People like Tim Schafer and Notch and Cliff and Gabe are personalities in the industry. Tim and Notch both run very small teams and have no one to answer to. Much the same for Cliff and Gabe (in terms of having no one to really answer to). These guys represent the best side of the gaming industry. But the reality is that a large part of the gaming business is made up of companies and corporations that don't have a strong personality or voice behind them. Perhaps there are some people within Nintendo or Microsoft or Sony or Sega or Ubisoft who do want to have a more open discussion with gamers, who do want to engage with them on a more personal level. But just think of the different tiers of management in those companies.

Think of how many people have to approve even a very simple decision. These companies have whole marketing departments. They have whole PR departments, and whole departments dedicated to community engagement. These departments function on one level but there are so many levels above them. It's easy to imagine a publisher like Microsoft having a single coherent vision or voice (ie "I hate Microsoft, they always rip gamers off.") But in reality we have to think of these publishers as what they are: a very large company with a lot of different people and personalities and departments and decision-makers. There isn't just one person who gets to say: "Right! From now on, we're going to be more open with our community!"

Approving things like teases for upcoming games or media comments/responses to stories or speaking out about rumours is not a simple process for these publishers. It requires a collective, unanimous decision from a whole lot of people, which is almost always impossible. That's why these companies have standard "No comment" responses. That's why they carefully approve who can or cannot speak to the media or speak to the community. Every decision that comes from them is one that hundreds of people have approved. It's not easy to change this process overnight.

It comes down to brand image, right? Publishers think: "How do we want people to think of us?" and this is something they spend a lot of time thinking about and eventually settle on a vision and keep to that vision as a standard. It requires a huge effort or shakeup to shift this vision or change its direction. Of course, they can choose to renegotiate this vision, but something huge has to make them do that. Something to do with either money or a shift in the audience.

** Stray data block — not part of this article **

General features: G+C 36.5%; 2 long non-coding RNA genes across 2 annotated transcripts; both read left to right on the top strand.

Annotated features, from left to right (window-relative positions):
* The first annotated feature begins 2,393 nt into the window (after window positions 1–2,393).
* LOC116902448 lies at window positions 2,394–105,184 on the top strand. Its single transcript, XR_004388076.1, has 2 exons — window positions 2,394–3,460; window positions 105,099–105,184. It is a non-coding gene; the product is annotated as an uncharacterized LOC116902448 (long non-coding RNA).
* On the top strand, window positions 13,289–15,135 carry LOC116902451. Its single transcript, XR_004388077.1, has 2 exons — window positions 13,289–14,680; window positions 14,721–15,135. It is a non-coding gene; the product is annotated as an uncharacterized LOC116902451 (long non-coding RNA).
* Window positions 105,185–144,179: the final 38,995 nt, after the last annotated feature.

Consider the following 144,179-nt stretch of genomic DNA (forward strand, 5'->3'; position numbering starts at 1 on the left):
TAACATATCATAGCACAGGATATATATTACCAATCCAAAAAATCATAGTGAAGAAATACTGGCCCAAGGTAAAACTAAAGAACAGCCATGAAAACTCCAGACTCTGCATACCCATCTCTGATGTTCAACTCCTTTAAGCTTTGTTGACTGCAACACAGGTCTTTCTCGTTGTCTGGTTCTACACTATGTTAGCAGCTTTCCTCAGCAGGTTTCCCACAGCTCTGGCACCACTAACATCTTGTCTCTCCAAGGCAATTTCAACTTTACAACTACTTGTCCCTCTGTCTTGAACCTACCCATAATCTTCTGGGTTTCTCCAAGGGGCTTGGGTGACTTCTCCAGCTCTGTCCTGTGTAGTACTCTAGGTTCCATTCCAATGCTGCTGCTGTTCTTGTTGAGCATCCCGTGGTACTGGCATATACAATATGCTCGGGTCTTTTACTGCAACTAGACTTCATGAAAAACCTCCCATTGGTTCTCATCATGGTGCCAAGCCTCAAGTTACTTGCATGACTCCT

So yes, we should keep trying to tell them to open up to us more, but at the same time I think we should be realistic about the reasons why it won't happen overnight.

This is a complicated issue that deserves a great deal more debate and conversation. And what's important (and great) is that we're having the conversation. That's the point.

Top photo credit Dmitriy Shironosov/Shutterstock


Comments

    Well I'm on the biased side of believing that communication is key. I understand the desire for secrecy and respect it, but I just don't agree with what these people are saying. I mean what I want is the truth, I'm not going to hate developers for telling the truth: truth that may change over time as development and business contracts change. Also I would enjoy more actual revealing, sincere inside looks at development. As far as I'm concerned once your game is out and unless you've got some kind of amazing one of a kind tech, you've got nothing to fear.

    You could get fired for telling the truth? What a wonderful job you have! I think we need to get over this kind of behaviour where you can't talk about fight club.

    Media might misconstrue your message? Well not talking doesn't help! Contact them and get them to correct it, failing that, it's 2012! Get on your website/twitter/reddit/whatever and tell it like it is.

      Well it depends... At the Capcom panel at Comic-Con this year people kept asking questions about Megaman and other games that aren't even announced as yet. The only response Capcom staff could was to check their website for future information. Yet despite this repeated message, the people kept asking these questions, and subsequently got pissed at Capcom because they wouldn't answer their questions (which they couldn't).

      Essentially if Stupid people are asking questions they no they can't answer why should they?
      If they are asked thoughtful questions to which they can respond why not?

      Like Mr Garrison said "There are no stupid questions, just stupid people"

        Actually there are stupid questions and they tend to get stupid answers. At the same time I believe it would have been better for them to reply to Megaman questions with, "There's quite actually nothing we can tell you right about that, but we hear you and are looking into avenues for Megaman developments. If we have something to announce we'll put it on the website."

        Now maybe that's roughly what they said or not, I don't know but so often I've seen PR 'imply' rather than tell their messages and that's where the confusion almost always comes from. Here's one I see all the time:

        Q: Have you got multiplayer in your game?
        A: I've got nothing to say about that.
        DING DONG Yes you do!
        Now everybody thinks you have multiplayer, they can't be sure but now they're thinking it, hypothesising it and wondering why you're being so secret.
        Why not just tell the truth and say something like:
        "We're looking into multiplayer, but for the moment the major focus is on a complete single-player experience."